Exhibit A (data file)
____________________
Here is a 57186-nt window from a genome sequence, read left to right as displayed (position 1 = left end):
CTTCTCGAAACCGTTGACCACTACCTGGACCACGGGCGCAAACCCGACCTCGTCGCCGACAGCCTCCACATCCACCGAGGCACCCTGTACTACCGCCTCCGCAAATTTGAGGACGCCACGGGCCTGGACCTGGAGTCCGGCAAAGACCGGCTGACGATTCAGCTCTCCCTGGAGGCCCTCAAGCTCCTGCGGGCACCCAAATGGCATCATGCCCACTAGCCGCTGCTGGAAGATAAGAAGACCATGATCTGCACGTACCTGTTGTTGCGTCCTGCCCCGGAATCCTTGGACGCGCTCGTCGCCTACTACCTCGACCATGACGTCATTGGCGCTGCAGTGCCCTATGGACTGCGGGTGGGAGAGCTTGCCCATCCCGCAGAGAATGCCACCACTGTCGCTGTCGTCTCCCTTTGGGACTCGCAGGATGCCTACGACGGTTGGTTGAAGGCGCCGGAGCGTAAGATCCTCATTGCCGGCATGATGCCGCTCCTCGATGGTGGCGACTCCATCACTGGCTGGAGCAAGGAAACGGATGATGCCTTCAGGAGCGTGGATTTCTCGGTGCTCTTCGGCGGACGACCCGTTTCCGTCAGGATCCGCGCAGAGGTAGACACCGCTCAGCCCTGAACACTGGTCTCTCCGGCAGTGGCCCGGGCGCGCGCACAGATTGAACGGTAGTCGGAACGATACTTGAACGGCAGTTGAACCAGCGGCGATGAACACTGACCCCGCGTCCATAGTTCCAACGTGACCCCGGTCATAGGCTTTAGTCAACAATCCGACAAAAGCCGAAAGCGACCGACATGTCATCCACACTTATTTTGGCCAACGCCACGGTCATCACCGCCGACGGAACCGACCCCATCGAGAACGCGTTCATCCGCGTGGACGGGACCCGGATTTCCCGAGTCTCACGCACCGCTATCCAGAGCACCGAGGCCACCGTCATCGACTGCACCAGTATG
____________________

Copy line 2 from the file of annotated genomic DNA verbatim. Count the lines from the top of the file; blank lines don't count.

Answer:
CTTCTCGAAACCGTTGACCACTACCTGGACCACGGGCGCAAACCCGACCTCGTCGCCGACAGCCTCCACATCCACCGAGGCACCCTGTACTACCGCCTCCGCAAATTTGAGGACGCCACGGGCCTGGACCTGGAGTCCGGCAAAGACCGGCTGACGATTCAGCTCTCCCTGGAGGCCCTCAAGCTCCTGCGGGCACCCAAATGGCATCATGCCCACTAGCCGCTGCTGGAAGATAAGAAGACCATGATCTGCACGTACCTGTTGTTGCGTCCTGCCCCGGAATCCTTGGACGCGCTCGTCGCCTACTACCTCGACCATGACGTCATTGGCGCTGCAGTGCCCTATGGACTGCGGGTGGGAGAGCTTGCCCATCCCGCAGAGAATGCCACCACTGTCGCTGTCGTCTCCCTTTGGGACTCGCAGGATGCCTACGACGGTTGGTTGAAGGCGCCGGAGCGTAAGATCCTCATTGCCGGCATGATGCCGCTCCTCGATGGTGGCGACTCCATCACTGGCTGGAGCAAGGAAACGGATGATGCCTTCAGGAGCGTGGATTTCTCGGTGCTCTTCGGCGGACGACCCGTTTCCGTCAGGATCCGCGCAGAGGTAGACACCGCTCAGCCCTGAACACTGGTCTCTCCGGCAGTGGCCCGGGCGCGCGCACAGATTGAACGGTAGTCGGAACGATACTTGAACGGCAGTTGAACCAGCGGCGATGAACACTGACCCCGCGTCCATAGTTCCAACGTGACCCCGGTCATAGGCTTTAGTCAACAATCCGACAAAAGCCGAAAGCGACCGACATGTCATCCACACTTATTTTGGCCAACGCCACGGTCATCACCGCCGACGGAACCGACCCCATCGAGAACGCGTTCATCCGCGTGGACGGGACCCGGATTTCCCGAGTCTCACGCACCGCTATCCAGAGCACCGAGGCCACCGTCATCGACTGCACCAGTATG